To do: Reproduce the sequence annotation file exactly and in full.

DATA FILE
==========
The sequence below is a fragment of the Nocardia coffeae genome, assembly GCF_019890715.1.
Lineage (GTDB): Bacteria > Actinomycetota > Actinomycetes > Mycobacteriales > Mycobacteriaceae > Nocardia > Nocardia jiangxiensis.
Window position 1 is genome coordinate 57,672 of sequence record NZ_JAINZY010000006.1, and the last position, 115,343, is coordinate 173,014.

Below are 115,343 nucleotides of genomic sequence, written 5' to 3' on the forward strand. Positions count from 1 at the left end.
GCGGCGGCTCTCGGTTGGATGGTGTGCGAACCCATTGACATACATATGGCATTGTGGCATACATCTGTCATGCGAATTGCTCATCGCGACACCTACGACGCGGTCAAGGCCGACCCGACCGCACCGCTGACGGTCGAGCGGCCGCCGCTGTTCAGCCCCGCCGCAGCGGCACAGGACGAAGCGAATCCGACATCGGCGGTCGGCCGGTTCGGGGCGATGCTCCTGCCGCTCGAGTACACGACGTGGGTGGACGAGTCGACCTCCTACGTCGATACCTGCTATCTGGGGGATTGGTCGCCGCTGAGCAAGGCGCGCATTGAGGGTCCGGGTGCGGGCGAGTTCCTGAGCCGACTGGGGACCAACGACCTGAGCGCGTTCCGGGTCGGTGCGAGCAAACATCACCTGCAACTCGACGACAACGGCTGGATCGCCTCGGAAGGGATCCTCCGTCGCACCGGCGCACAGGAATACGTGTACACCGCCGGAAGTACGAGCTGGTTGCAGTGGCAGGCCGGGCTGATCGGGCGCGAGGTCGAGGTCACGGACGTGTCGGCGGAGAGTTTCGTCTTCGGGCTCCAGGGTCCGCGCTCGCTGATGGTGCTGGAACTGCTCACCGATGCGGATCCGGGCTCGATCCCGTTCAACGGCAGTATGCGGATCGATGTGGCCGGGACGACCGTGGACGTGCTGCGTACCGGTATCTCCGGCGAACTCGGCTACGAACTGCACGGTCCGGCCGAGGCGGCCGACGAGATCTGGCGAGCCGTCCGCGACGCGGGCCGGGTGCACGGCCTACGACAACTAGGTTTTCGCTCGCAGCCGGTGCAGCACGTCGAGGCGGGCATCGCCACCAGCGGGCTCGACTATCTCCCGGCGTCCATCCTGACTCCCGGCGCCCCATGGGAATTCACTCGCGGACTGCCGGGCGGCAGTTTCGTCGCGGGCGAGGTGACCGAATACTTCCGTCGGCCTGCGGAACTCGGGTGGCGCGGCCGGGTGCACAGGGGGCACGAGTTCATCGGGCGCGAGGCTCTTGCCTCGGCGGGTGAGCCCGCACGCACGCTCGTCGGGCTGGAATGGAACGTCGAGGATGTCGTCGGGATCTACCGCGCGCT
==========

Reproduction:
The sequence below is a fragment of the Nocardia coffeae genome, assembly GCF_019890715.1.
Lineage (GTDB): Bacteria > Actinomycetota > Actinomycetes > Mycobacteriales > Mycobacteriaceae > Nocardia > Nocardia jiangxiensis.
Window position 1 is genome coordinate 57,672 of sequence record NZ_JAINZY010000006.1, and the last position, 115,343, is coordinate 173,014.

Below are 115,343 nucleotides of genomic sequence, written 5' to 3' on the forward strand. Positions count from 1 at the left end.
GCGGCGGCTCTCGGTTGGATGGTGTGCGAACCCATTGACATACATATGGCATTGTGGCATACATCTGTCATGCGAATTGCTCATCGCGACACCTACGACGCGGTCAAGGCCGACCCGACCGCACCGCTGACGGTCGAGCGGCCGCCGCTGTTCAGCCCCGCCGCAGCGGCACAGGACGAAGCGAATCCGACATCGGCGGTCGGCCGGTTCGGGGCGATGCTCCTGCCGCTCGAGTACACGACGTGGGTGGACGAGTCGACCTCCTACGTCGATACCTGCTATCTGGGGGATTGGTCGCCGCTGAGCAAGGCGCGCATTGAGGGTCCGGGTGCGGGCGAGTTCCTGAGCCGACTGGGGACCAACGACCTGAGCGCGTTCCGGGTCGGTGCGAGCAAACATCACCTGCAACTCGACGACAACGGCTGGATCGCCTCGGAAGGGATCCTCCGTCGCACCGGCGCACAGGAATACGTGTACACCGCCGGAAGTACGAGCTGGTTGCAGTGGCAGGCCGGGCTGATCGGGCGCGAGGTCGAGGTCACGGACGTGTCGGCGGAGAGTTTCGTCTTCGGGCTCCAGGGTCCGCGCTCGCTGATGGTGCTGGAACTGCTCACCGATGCGGATCCGGGCTCGATCCCGTTCAACGGCAGTATGCGGATCGATGTGGCCGGGACGACCGTGGACGTGCTGCGTACCGGTATCTCCGGCGAACTCGGCTACGAACTGCACGGTCCGGCCGAGGCGGCCGACGAGATCTGGCGAGCCGTCCGCGACGCGGGCCGGGTGCACGGCCTACGACAACTAGGTTTTCGCTCGCAGCCGGTGCAGCACGTCGAGGCGGGCATCGCCACCAGCGGGCTCGACTATCTCCCGGCGTCCATCCTGACTCCCGGCGCCCCATGGGAATTCACTCGCGGACTGCCGGGCGGCAGTTTCGTCGCGGGCGAGGTGACCGAATACTTCCGTCGGCCTGCGGAACTCGGGTGGCGCGGCCGGGTGCACAGGGGGCACGAGTTCATCGGGCGCGAGGCTCTTGCCTCGGCGGGTGAGCCCGCACGCACGCTCGTCGGGCTGGAATGGAACGTCGAGGATGTCGTCGGGATCTACCGCGCGCT